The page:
Allen was injured during the second quarter of Saturday’s 43-22 win over the Colts when trying to get on top of a bad snap from Danny Aiken and was tackled at his own goal line. He punted following the safety and then left the game. Allen was spotted on the sideline clutching his right shoulder and consulted with Patriots team doctor Tom Gill, a shoulder specialist.
The concern is that Allen might have sprained his acromioclavicular (AC) joint in the shoulder. If the MRI confirms the diagnosis, healing can take as little as two weeks or as many as six, depending on the severity.
If the MRI reveals a less severe injury, Allen could be cleared next week since he is a punter. Any other player would likely be done for the season, a medical source tells WEEI.com.
Allen, in his first season out of Louisiana Tech, was having a solid rookie season, averaging 45.9 yards punt during the regular season, with a 39.9 net average.
Allen had one punt of 55 yards Saturday night before getting injured on his second punt of the night. Gostkowski punted the rest of the night quite ably. He punted five times for an average of 41.8 yards, including a net of 36.6 yards and a long of 53 yards on his first punt of the night.
Ryan Allen is undergoing an MRI today at 3. Initial thought is possible sprain of AC joint, per a league source.
— Nick Underhill (@Nick_Underhill) January 12, 2014
|01.12.14 at 1:43 pm ET|
It’s the cliche question asked of every player and coach when they advance to a game before the opponent is determined. Who would you rather face?
In the case of Bill Belichick and the Patriots, the question Sunday morning was whether there’s an advantage to playing either San Diego or Denver in next Sunday’s AFC championship.
“I don’t really think we look at it that way,” Belichick said in a conference call. “I certainly understand what the question is, but I really just don’t think we look at it that way. First of all, we don’t have any control over the situation. Second of all, whatever it is for us, it’s the same for the same for them, so the teams that we’ve played have played us and the teams we haven’t played, haven’t played us. I do think this: whoever we play, these are the two best teams in the AFC and in order to play next week, you have to play well this week. Whichever team that is today that plays the best will deserve to play next week. We played well enough last night to be able to play next week.”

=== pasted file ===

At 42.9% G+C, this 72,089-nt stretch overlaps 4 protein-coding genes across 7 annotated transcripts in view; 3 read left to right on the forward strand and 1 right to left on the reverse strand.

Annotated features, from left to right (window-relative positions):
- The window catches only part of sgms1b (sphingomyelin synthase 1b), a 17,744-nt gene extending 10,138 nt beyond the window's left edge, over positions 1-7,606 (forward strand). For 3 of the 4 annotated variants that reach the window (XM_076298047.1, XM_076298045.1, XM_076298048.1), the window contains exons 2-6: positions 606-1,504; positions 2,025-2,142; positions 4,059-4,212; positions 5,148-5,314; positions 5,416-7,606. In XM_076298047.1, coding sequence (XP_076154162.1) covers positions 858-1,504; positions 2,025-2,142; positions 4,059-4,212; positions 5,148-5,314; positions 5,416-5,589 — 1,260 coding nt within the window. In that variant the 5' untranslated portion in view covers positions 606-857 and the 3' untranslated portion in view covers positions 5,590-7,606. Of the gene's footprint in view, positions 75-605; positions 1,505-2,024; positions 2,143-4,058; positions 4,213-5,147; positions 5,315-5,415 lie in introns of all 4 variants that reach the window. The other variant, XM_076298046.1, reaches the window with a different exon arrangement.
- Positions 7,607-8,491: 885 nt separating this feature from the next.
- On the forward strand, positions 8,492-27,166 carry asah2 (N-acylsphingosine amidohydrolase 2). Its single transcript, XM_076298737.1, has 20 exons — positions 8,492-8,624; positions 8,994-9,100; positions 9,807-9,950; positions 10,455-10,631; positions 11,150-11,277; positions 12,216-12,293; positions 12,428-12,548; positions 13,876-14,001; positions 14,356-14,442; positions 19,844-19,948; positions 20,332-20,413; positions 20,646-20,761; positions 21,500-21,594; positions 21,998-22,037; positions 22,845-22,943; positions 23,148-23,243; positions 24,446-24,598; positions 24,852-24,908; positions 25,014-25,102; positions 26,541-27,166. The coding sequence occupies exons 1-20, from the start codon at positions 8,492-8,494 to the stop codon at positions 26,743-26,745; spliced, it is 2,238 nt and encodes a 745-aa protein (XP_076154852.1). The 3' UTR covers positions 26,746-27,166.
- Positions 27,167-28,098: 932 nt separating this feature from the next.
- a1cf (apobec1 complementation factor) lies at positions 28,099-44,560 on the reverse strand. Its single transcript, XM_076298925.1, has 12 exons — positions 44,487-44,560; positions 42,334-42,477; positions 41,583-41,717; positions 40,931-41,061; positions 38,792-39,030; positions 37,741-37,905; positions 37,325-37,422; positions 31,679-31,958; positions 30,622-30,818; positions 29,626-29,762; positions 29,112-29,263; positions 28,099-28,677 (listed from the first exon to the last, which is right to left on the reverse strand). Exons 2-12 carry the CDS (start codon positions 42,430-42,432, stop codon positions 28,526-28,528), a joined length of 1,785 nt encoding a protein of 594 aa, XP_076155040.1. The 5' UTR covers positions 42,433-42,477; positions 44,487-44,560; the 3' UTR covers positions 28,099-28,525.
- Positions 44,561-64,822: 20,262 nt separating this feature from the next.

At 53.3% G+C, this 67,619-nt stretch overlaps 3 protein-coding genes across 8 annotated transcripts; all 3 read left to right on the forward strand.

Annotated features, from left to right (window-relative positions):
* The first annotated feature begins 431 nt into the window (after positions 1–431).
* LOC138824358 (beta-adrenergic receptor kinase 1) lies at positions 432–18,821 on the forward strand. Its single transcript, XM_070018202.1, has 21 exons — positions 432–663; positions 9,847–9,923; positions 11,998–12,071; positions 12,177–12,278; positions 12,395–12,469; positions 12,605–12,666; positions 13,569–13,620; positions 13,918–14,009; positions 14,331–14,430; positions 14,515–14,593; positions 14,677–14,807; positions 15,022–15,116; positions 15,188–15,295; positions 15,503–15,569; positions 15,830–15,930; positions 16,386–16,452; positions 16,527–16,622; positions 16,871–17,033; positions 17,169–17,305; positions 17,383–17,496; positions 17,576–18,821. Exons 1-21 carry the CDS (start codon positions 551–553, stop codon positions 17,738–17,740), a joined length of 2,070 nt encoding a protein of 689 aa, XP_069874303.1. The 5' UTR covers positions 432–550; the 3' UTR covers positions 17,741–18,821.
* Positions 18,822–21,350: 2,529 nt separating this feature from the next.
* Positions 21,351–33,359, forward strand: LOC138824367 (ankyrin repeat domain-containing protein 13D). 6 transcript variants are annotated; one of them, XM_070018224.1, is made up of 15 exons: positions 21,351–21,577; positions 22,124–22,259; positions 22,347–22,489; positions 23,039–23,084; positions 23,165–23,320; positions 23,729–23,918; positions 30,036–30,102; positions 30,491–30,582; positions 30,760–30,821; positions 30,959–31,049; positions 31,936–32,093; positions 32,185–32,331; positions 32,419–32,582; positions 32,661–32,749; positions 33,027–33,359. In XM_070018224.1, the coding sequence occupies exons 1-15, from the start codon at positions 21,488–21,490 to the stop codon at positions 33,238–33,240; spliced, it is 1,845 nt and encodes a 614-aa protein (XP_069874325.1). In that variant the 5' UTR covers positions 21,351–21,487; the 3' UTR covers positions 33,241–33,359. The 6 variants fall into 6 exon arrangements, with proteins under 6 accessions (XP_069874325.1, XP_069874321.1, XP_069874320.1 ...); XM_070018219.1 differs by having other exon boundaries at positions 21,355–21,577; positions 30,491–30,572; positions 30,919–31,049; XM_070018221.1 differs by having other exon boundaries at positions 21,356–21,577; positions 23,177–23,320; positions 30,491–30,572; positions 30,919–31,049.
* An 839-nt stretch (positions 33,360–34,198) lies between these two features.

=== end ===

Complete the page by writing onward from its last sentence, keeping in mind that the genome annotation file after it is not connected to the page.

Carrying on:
There something else Belichick knows for sure, if it’s the Chargers, they don’t have to travel. They’ll get to play the AFC championship at home for the third straight season. If it’s Denver, then it’s a date with Peyton Manning at Invesco Field at Mile High next Sunday.
“So whoever we play, we’re playing the other best team in the AFC,” Belichick added. “We’re going to have to play well. We’re going to have to play better than we played last night. The competition is going to get stiffer. I think we’ve all seen in the playoffs that it’s really about that game, that matchup, that day. Whatever happened during the regular season or some other year or some other time, or whatever reference point you want to take, is really not that significant. What it’s about is how things go on that particular day, just being at our best on the biggest game of the year. All of us players, coaches, making good decisions, good execution, good communication, playing good situational football, playing good down-after-down consistent football ‘ that will be the challenge this week for whoever it us we play.”
How will Belichick and his staff watch and study the Chargers and Broncos?